I also like what you write about Americans with Irish roots claiming to be Irish. When they go to Ireland, they find out just how Irish they aren't and how American they are. Living in Scotland has greatly increased my Americanness.

Tell your husband that I come from a long line of Republicans myself. It's nothing to be ashamed of, and I am proof that it can be overcome!

ChrisEldin said...

Reminds me of a joke. On a stranded island, there were a male and female.
Two Greeks
Two English
Two French
Two Americans

Oh man, it was so funny! I can't remember the delivery.

But you're right about the stereotypes. I get annoyed when people stereotype Americans. I was sitting at a table by myself over the weekend (waiting for DH and kids) and the woman at the next table was reading the paper to her two young children, making fun of George Bush. Now, I loathe GB, but she's inadvertantly telling her children to mock Americans.

On a separate note, everyone I know (American) loves the Irish. Seriously. This is the first time I read a direct account of the opposite.

Mary Witzl said...

Hi, Chris -- I've heard that joke, but the nationalities were different!

I'm not putting down the Irish! Noooo! I've got so much Irish in me I couldn't stand up if you took half of it out. Way back when, some of my ancestors got driven out of Ireland and Scotland and ended up in America. They nurtured their grievances, but this rancor got fairly diluted after half a dozen generations. I am grateful for that. I've met people who kept that flame of resentment going full blast, and it could have been a lot worse.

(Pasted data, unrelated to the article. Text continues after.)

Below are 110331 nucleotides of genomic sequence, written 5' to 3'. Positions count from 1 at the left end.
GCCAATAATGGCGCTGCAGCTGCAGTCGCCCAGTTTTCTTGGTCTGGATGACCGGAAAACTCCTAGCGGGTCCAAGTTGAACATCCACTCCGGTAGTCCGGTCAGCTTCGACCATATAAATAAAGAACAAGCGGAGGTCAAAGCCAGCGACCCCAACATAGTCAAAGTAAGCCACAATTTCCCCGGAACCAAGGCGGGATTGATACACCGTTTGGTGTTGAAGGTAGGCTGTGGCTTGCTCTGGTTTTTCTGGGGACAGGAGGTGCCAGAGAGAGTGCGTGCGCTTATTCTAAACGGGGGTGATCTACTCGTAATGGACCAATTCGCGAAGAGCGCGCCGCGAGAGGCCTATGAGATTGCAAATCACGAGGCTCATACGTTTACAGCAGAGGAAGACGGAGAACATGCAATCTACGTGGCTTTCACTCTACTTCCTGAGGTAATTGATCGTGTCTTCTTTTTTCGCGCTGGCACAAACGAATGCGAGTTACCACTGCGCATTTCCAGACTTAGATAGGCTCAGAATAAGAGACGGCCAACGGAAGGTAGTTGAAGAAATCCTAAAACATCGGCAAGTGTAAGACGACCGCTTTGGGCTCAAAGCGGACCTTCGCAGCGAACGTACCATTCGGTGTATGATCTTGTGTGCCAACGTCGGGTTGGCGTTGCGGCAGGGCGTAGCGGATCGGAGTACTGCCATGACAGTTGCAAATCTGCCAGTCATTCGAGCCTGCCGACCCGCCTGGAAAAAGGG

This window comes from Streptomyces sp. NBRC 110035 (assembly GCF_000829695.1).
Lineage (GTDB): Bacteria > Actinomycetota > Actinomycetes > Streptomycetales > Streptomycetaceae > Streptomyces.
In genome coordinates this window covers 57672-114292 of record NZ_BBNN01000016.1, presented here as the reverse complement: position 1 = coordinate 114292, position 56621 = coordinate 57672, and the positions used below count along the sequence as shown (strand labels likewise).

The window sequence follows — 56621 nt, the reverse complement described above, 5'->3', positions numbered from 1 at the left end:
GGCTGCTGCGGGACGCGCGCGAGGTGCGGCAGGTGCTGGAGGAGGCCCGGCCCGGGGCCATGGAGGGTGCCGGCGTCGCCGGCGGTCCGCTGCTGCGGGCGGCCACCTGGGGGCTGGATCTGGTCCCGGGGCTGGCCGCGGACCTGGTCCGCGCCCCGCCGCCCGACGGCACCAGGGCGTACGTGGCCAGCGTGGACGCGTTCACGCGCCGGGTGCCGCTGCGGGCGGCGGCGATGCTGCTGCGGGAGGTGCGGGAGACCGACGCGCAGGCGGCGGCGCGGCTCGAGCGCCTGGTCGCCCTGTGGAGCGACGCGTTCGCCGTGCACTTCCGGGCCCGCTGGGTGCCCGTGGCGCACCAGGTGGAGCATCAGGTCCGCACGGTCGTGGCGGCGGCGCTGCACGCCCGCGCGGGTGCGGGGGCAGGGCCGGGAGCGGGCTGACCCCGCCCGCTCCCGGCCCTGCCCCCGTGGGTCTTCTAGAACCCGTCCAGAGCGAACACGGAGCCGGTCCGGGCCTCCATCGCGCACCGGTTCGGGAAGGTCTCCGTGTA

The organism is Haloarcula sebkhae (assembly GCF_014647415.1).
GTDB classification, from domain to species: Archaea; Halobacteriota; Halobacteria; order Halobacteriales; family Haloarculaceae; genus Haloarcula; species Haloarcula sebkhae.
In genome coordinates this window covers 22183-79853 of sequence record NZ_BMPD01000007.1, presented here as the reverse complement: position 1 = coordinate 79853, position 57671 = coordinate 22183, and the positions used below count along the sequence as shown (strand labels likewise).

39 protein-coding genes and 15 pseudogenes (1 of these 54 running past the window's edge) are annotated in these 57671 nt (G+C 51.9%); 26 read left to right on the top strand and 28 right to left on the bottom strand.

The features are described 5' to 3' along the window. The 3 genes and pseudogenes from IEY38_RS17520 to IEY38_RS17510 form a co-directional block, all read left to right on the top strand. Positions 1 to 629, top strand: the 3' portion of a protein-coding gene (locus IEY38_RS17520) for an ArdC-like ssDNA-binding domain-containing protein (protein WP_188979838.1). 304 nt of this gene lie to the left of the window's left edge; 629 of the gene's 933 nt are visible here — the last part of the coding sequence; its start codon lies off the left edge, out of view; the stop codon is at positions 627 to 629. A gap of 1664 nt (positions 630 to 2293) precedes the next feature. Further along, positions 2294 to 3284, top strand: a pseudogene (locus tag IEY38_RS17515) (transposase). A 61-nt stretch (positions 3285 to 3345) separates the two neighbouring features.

I can't blame the people who suffered first-hand the cruelty of the English. I just wish they hadn't handed it down to successive generations.

Susan Sandmore said...

This is an interesting post. I've never run across English hatred. More like anglophiles, here, there, and everywhere. Maybe it's the area in which I grew up or the people I was among (university types)?

I've always felt the Hollywood stuck-up English baddie who snubs everyone and gets a pie in the face was such an obvious one-dimensional portrayal that it only survives in children's movies (like that dreadful one with Amanda Bynes--sp?--and Colin Firth).